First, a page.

Security Focus is reporting a new, as of yet patched, exploit that targets Adobe Flash, are circulating. Apparently a Chinese malware package (MPack exploit kit) now includes attacks against Flash. The trouble thing about the report is that there are few details, and the software in question cannot be patched to prevent exploit (a so-called zero day, or 0day).
Adobe software has a troubling track record on security. The last serious threat to Adobe products was a PDF exploit. Details of the exploit were released on January 20, 2008. At this point hackers were crafting malware that utilized the exploit. Adobe didn't even officially recognize the problem until February 7, 2008. Even after they did own up to the problem it took them until February 13 to offer a patch to fix the vulnerability. More than three weeks passed where malicious code had unfettered access to the exploit. It seems that with Adobe you get a 0-Month, not just a 0-day!
The major problem in addressing security flaws in Adobe products is lack of alternatives. It isn't easy to find a PDF reader that can handle the ubiquitous format, and there aren't any alternatives to the Flash plugin. Flash developers have long touted the fine grain of control that the software gives them, but the reality is that users must install a closed source piece of proprietary software in order to view Flash content.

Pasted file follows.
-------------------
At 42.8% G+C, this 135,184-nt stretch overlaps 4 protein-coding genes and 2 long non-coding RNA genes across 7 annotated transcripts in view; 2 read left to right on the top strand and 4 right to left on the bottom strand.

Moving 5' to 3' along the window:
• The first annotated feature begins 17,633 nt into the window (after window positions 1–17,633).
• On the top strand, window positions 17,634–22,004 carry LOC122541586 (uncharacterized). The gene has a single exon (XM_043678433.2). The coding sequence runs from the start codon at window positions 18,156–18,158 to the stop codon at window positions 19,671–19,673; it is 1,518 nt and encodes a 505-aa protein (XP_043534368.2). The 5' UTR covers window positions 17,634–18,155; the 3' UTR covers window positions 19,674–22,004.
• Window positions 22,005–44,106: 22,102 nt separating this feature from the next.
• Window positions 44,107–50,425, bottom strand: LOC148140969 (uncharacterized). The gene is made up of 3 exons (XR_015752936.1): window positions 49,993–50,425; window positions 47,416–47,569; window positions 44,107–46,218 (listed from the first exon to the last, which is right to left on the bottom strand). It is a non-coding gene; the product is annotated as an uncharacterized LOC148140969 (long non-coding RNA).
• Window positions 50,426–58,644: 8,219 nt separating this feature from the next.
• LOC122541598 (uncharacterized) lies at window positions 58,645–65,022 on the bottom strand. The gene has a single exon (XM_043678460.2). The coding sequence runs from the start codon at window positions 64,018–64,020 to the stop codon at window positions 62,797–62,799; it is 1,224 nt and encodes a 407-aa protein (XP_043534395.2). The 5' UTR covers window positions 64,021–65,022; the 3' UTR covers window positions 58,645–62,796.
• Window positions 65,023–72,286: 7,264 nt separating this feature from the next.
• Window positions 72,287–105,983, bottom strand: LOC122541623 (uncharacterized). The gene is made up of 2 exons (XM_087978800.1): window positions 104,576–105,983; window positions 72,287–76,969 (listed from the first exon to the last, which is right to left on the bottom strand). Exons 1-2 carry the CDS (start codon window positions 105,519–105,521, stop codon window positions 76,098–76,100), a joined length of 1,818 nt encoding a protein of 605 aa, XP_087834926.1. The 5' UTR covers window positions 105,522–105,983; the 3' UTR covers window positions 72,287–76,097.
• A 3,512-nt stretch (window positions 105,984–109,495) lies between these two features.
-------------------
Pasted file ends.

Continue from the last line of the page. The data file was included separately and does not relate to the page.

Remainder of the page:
The only way to defend yourself against this exploit is to uninstall the Flash player. Given the fact that Flash is everywhere, this may make your web browsing diet a lot less pleasant, but it is the only reliable way to prevent your computer from getting infected with malware. Of course, having an up to date anti-virus solution might mitigate the damage by detecting any malware quickly, but if malware authors write new code that hasn't been detected by the anti-virus software maker before then it's quite possible that the malware would evade their signature based detection algorithms.
On a Windows machine you can remove your Flash player by clicking on the Start menu, then going to 'Add/Remove Programs', selecting 'Adobe Flash Player Plugin' and click 'Remove'. While you're at it you might want to remove Adobe Reader and try one of the free alternatives like Ghostscript or Sumatra PDF. There is an open source project called Gnash that aims to be a Flash alternative that would be safe to use. I haven't tried Gnash though so I can't comment on it's usability or stability.
For more reading check out:
Update (9/28 @ 2:30PM EST):
It looks like Symantec is tracking malware in the wild now.